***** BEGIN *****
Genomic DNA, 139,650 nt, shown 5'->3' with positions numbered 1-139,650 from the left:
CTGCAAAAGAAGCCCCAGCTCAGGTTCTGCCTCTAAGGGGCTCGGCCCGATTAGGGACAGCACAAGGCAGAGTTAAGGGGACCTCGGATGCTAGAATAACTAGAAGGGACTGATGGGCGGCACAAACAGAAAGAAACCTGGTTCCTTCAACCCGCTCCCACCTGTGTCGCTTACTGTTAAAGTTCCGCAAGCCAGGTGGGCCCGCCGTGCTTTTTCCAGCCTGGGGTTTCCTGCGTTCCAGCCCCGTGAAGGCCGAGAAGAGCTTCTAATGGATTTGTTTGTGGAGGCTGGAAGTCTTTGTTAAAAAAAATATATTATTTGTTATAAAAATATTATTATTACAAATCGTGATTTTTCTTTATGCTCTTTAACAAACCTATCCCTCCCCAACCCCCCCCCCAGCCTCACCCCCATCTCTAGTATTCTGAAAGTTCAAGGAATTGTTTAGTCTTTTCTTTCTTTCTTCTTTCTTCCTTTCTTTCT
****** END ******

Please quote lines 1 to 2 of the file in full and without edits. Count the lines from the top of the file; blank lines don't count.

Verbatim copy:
Genomic DNA, 139,650 nt, shown 5'->3' with positions numbered 1-139,650 from the left:
CTGCAAAAGAAGCCCCAGCTCAGGTTCTGCCTCTAAGGGGCTCGGCCCGATTAGGGACAGCACAAGGCAGAGTTAAGGGGACCTCGGATGCTAGAATAACTAGAAGGGACTGATGGGCGGCACAAACAGAAAGAAACCTGGTTCCTTCAACCCGCTCCCACCTGTGTCGCTTACTGTTAAAGTTCCGCAAGCCAGGTGGGCCCGCCGTGCTTTTTCCAGCCTGGGGTTTCCTGCGTTCCAGCCCCGTGAAGGCCGAGAAGAGCTTCTAATGGATTTGTTTGTGGAGGCTGGAAGTCTTTGTTAAAAAAAATATATTATTTGTTATAAAAATATTATTATTACAAATCGTGATTTTTCTTTATGCTCTTTAACAAACCTATCCCTCCCCAACCCCCCCCCCAGCCTCACCCCCATCTCTAGTATTCTGAAAGTTCAAGGAATTGTTTAGTCTTTTCTTTCTTTCTTCTTTCTTCCTTTCTTTCT